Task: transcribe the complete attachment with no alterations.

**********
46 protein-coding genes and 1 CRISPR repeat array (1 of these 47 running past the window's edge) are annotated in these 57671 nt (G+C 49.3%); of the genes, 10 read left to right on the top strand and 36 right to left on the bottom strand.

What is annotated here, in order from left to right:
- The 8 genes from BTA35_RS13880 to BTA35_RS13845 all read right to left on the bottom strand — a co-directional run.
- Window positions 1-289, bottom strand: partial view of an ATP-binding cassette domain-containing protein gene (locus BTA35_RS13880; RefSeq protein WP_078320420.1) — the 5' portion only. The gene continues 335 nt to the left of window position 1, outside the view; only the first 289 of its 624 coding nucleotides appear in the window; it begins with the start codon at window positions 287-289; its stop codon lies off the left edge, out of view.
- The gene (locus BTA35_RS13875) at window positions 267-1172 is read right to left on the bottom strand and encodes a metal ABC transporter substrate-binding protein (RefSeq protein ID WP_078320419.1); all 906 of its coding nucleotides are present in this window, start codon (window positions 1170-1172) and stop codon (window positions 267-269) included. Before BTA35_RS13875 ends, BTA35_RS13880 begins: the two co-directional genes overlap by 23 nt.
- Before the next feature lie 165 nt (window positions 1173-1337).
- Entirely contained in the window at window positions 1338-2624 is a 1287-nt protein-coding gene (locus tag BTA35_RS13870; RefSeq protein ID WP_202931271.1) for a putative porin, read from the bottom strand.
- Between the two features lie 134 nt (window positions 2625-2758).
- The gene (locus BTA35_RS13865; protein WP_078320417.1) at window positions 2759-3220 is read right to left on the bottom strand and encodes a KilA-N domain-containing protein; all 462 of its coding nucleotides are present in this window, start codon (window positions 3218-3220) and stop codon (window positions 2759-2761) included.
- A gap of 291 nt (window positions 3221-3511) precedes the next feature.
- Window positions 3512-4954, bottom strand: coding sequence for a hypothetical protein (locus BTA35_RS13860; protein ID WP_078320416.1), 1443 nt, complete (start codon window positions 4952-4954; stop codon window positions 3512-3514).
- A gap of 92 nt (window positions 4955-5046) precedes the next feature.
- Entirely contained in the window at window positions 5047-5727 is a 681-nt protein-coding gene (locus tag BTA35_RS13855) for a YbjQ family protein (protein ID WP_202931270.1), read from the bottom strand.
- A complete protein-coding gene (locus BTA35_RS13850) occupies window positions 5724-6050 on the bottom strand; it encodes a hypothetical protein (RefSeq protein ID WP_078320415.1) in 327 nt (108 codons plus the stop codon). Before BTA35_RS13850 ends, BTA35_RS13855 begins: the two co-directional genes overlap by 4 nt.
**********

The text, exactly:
46 protein-coding genes and 1 CRISPR repeat array (1 of these 47 running past the window's edge) are annotated in these 57671 nt (G+C 49.3%); of the genes, 10 read left to right on the top strand and 36 right to left on the bottom strand.

What is annotated here, in order from left to right:
- The 8 genes from BTA35_RS13880 to BTA35_RS13845 all read right to left on the bottom strand — a co-directional run.
- Window positions 1-289, bottom strand: partial view of an ATP-binding cassette domain-containing protein gene (locus BTA35_RS13880; RefSeq protein WP_078320420.1) — the 5' portion only. The gene continues 335 nt to the left of window position 1, outside the view; only the first 289 of its 624 coding nucleotides appear in the window; it begins with the start codon at window positions 287-289; its stop codon lies off the left edge, out of view.
- The gene (locus BTA35_RS13875) at window positions 267-1172 is read right to left on the bottom strand and encodes a metal ABC transporter substrate-binding protein (RefSeq protein ID WP_078320419.1); all 906 of its coding nucleotides are present in this window, start codon (window positions 1170-1172) and stop codon (window positions 267-269) included. Before BTA35_RS13875 ends, BTA35_RS13880 begins: the two co-directional genes overlap by 23 nt.
- Before the next feature lie 165 nt (window positions 1173-1337).
- Entirely contained in the window at window positions 1338-2624 is a 1287-nt protein-coding gene (locus tag BTA35_RS13870; RefSeq protein ID WP_202931271.1) for a putative porin, read from the bottom strand.
- Between the two features lie 134 nt (window positions 2625-2758).
- The gene (locus BTA35_RS13865; protein WP_078320417.1) at window positions 2759-3220 is read right to left on the bottom strand and encodes a KilA-N domain-containing protein; all 462 of its coding nucleotides are present in this window, start codon (window positions 3218-3220) and stop codon (window positions 2759-2761) included.
- A gap of 291 nt (window positions 3221-3511) precedes the next feature.
- Window positions 3512-4954, bottom strand: coding sequence for a hypothetical protein (locus BTA35_RS13860; protein ID WP_078320416.1), 1443 nt, complete (start codon window positions 4952-4954; stop codon window positions 3512-3514).
- A gap of 92 nt (window positions 4955-5046) precedes the next feature.
- Entirely contained in the window at window positions 5047-5727 is a 681-nt protein-coding gene (locus tag BTA35_RS13855) for a YbjQ family protein (protein ID WP_202931270.1), read from the bottom strand.
- A complete protein-coding gene (locus BTA35_RS13850) occupies window positions 5724-6050 on the bottom strand; it encodes a hypothetical protein (RefSeq protein ID WP_078320415.1) in 327 nt (108 codons plus the stop codon). Before BTA35_RS13850 ends, BTA35_RS13855 begins: the two co-directional genes overlap by 4 nt.